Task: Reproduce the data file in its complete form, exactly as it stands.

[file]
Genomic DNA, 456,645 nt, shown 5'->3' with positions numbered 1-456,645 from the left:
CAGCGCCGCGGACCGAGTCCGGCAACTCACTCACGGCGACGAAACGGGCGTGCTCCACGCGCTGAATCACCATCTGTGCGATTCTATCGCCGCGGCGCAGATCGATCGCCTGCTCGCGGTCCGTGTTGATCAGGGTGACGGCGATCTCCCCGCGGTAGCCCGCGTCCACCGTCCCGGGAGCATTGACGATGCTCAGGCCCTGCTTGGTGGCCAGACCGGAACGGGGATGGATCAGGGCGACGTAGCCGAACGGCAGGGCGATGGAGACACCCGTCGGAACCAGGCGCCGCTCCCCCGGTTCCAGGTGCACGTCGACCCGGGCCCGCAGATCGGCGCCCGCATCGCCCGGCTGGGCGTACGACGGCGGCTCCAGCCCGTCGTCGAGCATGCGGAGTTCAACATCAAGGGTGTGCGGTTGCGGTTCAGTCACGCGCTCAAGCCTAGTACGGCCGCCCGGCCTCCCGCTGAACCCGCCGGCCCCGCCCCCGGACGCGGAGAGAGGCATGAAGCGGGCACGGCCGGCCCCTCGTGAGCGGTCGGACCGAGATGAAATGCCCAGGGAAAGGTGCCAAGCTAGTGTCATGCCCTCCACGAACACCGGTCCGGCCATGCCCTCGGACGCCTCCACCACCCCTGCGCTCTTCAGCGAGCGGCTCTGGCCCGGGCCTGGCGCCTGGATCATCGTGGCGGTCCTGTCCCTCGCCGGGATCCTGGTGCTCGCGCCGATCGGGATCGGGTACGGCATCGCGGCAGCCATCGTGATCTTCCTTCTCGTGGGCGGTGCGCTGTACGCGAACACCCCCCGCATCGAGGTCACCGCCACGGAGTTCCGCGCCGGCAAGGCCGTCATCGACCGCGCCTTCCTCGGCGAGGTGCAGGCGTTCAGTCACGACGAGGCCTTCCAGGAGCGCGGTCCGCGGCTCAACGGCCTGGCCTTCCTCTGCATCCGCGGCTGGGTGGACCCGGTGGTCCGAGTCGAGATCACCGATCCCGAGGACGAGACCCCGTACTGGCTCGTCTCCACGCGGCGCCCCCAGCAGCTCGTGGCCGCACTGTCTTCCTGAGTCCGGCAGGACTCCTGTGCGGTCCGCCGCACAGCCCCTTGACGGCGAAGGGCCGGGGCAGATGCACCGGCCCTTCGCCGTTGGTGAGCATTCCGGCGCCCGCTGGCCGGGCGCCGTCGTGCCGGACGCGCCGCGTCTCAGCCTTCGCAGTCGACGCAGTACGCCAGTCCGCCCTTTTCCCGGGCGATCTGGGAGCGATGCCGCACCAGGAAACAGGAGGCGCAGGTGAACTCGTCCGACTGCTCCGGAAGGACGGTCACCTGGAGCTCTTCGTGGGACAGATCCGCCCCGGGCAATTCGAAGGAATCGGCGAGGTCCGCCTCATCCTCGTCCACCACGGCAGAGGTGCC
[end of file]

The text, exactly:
Genomic DNA, 456,645 nt, shown 5'->3' with positions numbered 1-456,645 from the left:
CAGCGCCGCGGACCGAGTCCGGCAACTCACTCACGGCGACGAAACGGGCGTGCTCCACGCGCTGAATCACCATCTGTGCGATTCTATCGCCGCGGCGCAGATCGATCGCCTGCTCGCGGTCCGTGTTGATCAGGGTGACGGCGATCTCCCCGCGGTAGCCCGCGTCCACCGTCCCGGGAGCATTGACGATGCTCAGGCCCTGCTTGGTGGCCAGACCGGAACGGGGATGGATCAGGGCGACGTAGCCGAACGGCAGGGCGATGGAGACACCCGTCGGAACCAGGCGCCGCTCCCCCGGTTCCAGGTGCACGTCGACCCGGGCCCGCAGATCGGCGCCCGCATCGCCCGGCTGGGCGTACGACGGCGGCTCCAGCCCGTCGTCGAGCATGCGGAGTTCAACATCAAGGGTGTGCGGTTGCGGTTCAGTCACGCGCTCAAGCCTAGTACGGCCGCCCGGCCTCCCGCTGAACCCGCCGGCCCCGCCCCCGGACGCGGAGAGAGGCATGAAGCGGGCACGGCCGGCCCCTCGTGAGCGGTCGGACCGAGATGAAATGCCCAGGGAAAGGTGCCAAGCTAGTGTCATGCCCTCCACGAACACCGGTCCGGCCATGCCCTCGGACGCCTCCACCACCCCTGCGCTCTTCAGCGAGCGGCTCTGGCCCGGGCCTGGCGCCTGGATCATCGTGGCGGTCCTGTCCCTCGCCGGGATCCTGGTGCTCGCGCCGATCGGGATCGGGTACGGCATCGCGGCAGCCATCGTGATCTTCCTTCTCGTGGGCGGTGCGCTGTACGCGAACACCCCCCGCATCGAGGTCACCGCCACGGAGTTCCGCGCCGGCAAGGCCGTCATCGACCGCGCCTTCCTCGGCGAGGTGCAGGCGTTCAGTCACGACGAGGCCTTCCAGGAGCGCGGTCCGCGGCTCAACGGCCTGGCCTTCCTCTGCATCCGCGGCTGGGTGGACCCGGTGGTCCGAGTCGAGATCACCGATCCCGAGGACGAGACCCCGTACTGGCTCGTCTCCACGCGGCGCCCCCAGCAGCTCGTGGCCGCACTGTCTTCCTGAGTCCGGCAGGACTCCTGTGCGGTCCGCCGCACAGCCCCTTGACGGCGAAGGGCCGGGGCAGATGCACCGGCCCTTCGCCGTTGGTGAGCATTCCGGCGCCCGCTGGCCGGGCGCCGTCGTGCCGGACGCGCCGCGTCTCAGCCTTCGCAGTCGACGCAGTACGCCAGTCCGCCCTTTTCCCGGGCGATCTGGGAGCGATGCCGCACCAGGAAACAGGAGGCGCAGGTGAACTCGTCCGACTGCTCCGGAAGGACGGTCACCTGGAGCTCTTCGTGGGACAGATCCGCCCCGGGCAATTCGAAGGAATCGGCGAGGTCCGCCTCATCCTCGTCCACCACGGCAGAGGTGCC